The Photo Album That Succeeded Where Pancho Villa Failed

The Revolutionary May Have Tried to Find My Grandfather by Raiding a New Mexico Village—But a Friend’s Camera Truly Captured Our Family Patriarch

For a long time—at first sporadically but lately in hot pursuit—I’ve been looking for Sam. Sam is Sam Ravel, my paternal grandfather.  I scour the indexes of history books for his name, search archives across the country for references to him, and probe the recesses of my memory for details of his life from family lore.  But the artifact that has opened an entirely new and exciting aperture into my grandfather’s life was one I’d first seen decades ago.

Sam is my family’s patriarch, the immigrant who made our branch of …

More In: Glimpses

From the Porch to the Plaza, a Diaspora Looks Forward | Zocalo Public Square • Arizona State University • Smithsonian

From the Porch to the Plaza, a Diaspora Looks Forward

The Art of South Central Innervisions: An AfroLatinx Futurism

Well before the pandemic began, Esperanza Community Housing was planning a public arts festival in South Central Los Angeles to challenge prevailing narratives about the community and celebrate its excellence …

Body of Color | Zocalo Public Square • Arizona State University • Smithsonian

Body of Color

Naima Lowe’s Installation ‘Ropes, Pinks’ Uncoils Trauma in Pursuit of Black Freedom

Consisting of three lengths of cotton and hemp rope of varying thicknesses—200 feet in all—dyed in shades of pink, “Ropes, Pinks” is an installation work by artist Naima Lowe. This …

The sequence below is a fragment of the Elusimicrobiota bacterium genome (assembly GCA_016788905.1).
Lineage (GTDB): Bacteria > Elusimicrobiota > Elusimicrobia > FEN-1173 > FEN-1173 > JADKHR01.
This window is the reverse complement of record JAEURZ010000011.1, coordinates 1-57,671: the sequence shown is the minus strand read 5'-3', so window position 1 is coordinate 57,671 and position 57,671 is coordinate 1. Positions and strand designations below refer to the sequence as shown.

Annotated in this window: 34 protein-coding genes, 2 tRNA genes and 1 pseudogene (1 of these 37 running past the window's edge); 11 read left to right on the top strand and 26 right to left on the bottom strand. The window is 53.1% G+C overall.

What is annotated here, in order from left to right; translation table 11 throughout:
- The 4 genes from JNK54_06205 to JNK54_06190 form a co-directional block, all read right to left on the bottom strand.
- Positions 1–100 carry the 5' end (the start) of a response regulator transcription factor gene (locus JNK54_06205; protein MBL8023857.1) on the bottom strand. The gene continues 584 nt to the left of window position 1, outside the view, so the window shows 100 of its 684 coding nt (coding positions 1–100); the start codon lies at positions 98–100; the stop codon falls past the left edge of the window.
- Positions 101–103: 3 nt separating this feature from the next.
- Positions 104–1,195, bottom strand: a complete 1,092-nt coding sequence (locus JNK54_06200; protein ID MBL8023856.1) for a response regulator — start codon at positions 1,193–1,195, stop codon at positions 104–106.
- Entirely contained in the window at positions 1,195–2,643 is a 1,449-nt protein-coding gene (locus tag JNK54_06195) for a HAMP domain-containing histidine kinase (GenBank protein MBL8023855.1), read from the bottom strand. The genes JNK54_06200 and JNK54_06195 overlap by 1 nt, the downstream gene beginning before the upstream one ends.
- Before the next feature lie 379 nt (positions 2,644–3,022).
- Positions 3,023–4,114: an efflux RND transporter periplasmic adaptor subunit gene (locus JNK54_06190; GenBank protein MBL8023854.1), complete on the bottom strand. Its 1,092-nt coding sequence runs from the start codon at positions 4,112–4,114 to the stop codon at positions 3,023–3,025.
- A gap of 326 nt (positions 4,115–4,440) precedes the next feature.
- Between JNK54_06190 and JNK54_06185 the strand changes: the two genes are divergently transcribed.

How a Charismatic Populist Destroyed Christmas | Zocalo Public Square • Arizona State University • Smithsonian

How a Charismatic Populist Destroyed Christmas

One Hundred Years Ago, Italian Nationalists Went to War With Their Own Country, Bringing the Border City of Fiume a ‘Christmas of Blood’

In 1920, in a small town outside Turin, Italy, 17-year-old Luigi De Michelis was everything his middle-class parents could have asked for. His teachers liked him, which was important to …

Bound Together Across an Arbitrary Dividing Line | Zocalo Public Square • Arizona State University • Smithsonian

Bound Together Across an Arbitrary Dividing Line

Regionalia Explores an Alternative Form of Citizenship on the U.S.-Mexico Border

The word region comes from the Latin regere, meaning “to rule.” It is etymologically related to the Latin regio or “district.” In turn, “district” comes from the Latin distringere meaning …